woodsdog2

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Jun 28, 2019
Messages
2,315
There's a hard "splitter" inside the pod that seperates it in half. I open the dried pod up and make sure the seeds are facing away from me. I turn one half of the pod facing up with one hand and swipe the seeds off with my fingers from the other hand. Flip the pod over and do the same. Then I shove them all into my milkweed pouch. I do about two or three pods to fill up the pouch. I just did some tonight as a matter of fact. I do it outside and usually in the field when I come across them if they are dried out enough.
 

Chrighton

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Joined
Oct 7, 2017
Messages
1,226
Location
SE Michigan
I use the pouches with the larger mesh holes. I only use them for this reason of removing the seeds. I go from that pouch to a container... all fluff.
 

elk yinzer

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Oct 23, 2017
Messages
1,753
Location
State College, PA
Just keep it in the pod like @Allegheny Tom said. I steal my daughters tiny hair rubber bands they are perfect size for milkweed. The pod is its own natural storage and it floats better straight out of the pod when it is max fluffed. I don't get why people use separate containers.
 

MJH

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Joined
Nov 28, 2017
Messages
631
Location
Ontario Canada
I ran the elastic bands for a couple of years. That worked well. Now I run a film canister with a small hole punched in the top. I cram the canister with fluff, including seeds and it works great.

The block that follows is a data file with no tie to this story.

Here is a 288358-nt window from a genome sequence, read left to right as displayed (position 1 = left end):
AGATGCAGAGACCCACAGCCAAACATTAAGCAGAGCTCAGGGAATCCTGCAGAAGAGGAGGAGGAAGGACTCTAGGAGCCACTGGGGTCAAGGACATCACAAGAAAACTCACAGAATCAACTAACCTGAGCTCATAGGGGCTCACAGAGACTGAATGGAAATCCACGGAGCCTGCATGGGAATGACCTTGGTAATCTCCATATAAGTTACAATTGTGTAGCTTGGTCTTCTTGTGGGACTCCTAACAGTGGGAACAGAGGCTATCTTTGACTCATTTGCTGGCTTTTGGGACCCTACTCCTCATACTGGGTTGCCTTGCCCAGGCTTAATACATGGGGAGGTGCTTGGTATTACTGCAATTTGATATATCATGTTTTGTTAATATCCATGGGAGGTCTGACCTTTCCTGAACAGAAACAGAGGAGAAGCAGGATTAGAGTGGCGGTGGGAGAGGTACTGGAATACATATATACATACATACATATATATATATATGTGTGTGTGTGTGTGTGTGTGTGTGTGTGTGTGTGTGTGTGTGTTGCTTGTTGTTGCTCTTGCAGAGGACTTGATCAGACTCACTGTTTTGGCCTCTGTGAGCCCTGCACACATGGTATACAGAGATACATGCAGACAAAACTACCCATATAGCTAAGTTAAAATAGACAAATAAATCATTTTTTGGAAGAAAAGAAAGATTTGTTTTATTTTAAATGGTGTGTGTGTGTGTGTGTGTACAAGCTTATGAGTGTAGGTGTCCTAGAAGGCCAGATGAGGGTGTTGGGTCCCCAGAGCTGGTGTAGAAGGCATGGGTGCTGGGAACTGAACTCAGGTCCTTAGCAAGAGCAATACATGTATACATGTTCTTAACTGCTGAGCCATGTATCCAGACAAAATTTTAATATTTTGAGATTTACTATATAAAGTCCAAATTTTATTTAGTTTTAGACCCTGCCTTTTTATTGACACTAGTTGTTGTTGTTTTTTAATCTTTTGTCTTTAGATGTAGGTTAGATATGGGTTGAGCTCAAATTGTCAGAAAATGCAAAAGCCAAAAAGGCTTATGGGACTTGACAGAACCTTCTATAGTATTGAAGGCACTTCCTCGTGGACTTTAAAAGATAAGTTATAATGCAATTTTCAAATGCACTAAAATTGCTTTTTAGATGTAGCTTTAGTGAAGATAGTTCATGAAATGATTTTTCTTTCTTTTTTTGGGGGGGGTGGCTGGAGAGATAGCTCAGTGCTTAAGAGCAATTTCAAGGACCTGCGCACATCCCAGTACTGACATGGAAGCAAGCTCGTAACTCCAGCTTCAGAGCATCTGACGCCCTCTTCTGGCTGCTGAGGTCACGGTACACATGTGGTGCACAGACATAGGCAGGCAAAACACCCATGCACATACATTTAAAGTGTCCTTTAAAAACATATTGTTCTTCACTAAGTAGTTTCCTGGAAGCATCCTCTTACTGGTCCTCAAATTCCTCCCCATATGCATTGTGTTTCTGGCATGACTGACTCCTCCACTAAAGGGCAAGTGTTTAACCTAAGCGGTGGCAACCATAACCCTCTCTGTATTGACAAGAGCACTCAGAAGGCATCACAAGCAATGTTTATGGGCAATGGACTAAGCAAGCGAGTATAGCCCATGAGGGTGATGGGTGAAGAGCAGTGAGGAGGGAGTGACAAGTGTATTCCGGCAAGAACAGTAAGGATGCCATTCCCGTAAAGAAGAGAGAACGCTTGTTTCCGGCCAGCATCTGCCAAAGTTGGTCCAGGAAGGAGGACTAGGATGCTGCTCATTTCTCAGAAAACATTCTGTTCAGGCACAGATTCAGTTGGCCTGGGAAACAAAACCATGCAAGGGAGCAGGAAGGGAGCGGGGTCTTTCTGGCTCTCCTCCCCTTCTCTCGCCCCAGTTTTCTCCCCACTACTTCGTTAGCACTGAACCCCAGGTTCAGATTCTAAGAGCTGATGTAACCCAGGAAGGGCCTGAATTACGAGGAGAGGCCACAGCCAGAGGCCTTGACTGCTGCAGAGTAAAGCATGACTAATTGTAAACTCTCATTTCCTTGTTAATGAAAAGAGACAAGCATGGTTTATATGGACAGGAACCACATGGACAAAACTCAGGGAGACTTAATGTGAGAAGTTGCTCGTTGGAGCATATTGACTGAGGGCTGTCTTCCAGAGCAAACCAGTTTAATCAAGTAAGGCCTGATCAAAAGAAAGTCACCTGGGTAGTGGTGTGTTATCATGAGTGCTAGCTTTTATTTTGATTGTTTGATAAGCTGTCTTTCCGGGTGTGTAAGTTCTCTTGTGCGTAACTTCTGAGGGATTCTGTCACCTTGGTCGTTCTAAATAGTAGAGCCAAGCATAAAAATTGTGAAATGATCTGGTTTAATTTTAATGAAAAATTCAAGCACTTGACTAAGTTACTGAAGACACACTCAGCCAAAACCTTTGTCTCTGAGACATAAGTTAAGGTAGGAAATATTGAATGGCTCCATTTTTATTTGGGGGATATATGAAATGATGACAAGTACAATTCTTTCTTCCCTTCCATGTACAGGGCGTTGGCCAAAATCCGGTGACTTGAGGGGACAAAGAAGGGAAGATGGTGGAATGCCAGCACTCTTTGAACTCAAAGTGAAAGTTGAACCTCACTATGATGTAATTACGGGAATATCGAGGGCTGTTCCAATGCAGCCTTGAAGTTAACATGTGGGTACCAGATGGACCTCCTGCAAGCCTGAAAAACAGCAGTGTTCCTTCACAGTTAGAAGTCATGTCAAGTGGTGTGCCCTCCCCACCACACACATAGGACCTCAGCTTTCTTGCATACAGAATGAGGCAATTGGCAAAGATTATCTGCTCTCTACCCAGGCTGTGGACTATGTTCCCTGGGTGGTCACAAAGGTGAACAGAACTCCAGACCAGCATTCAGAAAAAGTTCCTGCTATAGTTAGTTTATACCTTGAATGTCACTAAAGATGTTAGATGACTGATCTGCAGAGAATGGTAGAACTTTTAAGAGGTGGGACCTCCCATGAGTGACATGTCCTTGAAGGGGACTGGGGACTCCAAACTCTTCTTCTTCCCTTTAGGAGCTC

Now loading the canister is now done outdoors. The first time I did it in my workshop - bad plan....
 

Allegheny Tom

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Feb 4, 2018
Messages
4,876
Location
Western Pennsylvania
I tried this and then tossed them after they didn’t bloom. Then I heard it takes 2 years to mature. May try it again. I
I've done some germination tests on the seeds. I've yet to have any of them show viability. Not sure why that is.
I've never tried stratifying them, I wonder if milkweed requires a freeze cycle for the seeds to be viable.
I'm sure the answer is on the internet somewhere.
 

Nutterbuster

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Vendor Rep
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Joined
Oct 12, 2017
Messages
8,134
Location
Where the skys are so blue!
I've done some germination tests on the seeds. I've yet to have any of them show viability. Not sure why that is.
I've never tried stratifying them, I wonder if milkweed requires a freeze cycle for the seeds to be viable.
I'm sure the answer is on the internet somewhere.
They do. I lucked out and found ONE milkweed plant on my local public (only one I've ever seen) and I saved the pods and read up on it. They apparently need to be kept in a fridge/freezer for a bit before being planted according to the hivemind.

Never did get around to it. They may still be in the freezer behind the Gadwall drake I'm eventually taking to the taxidermist.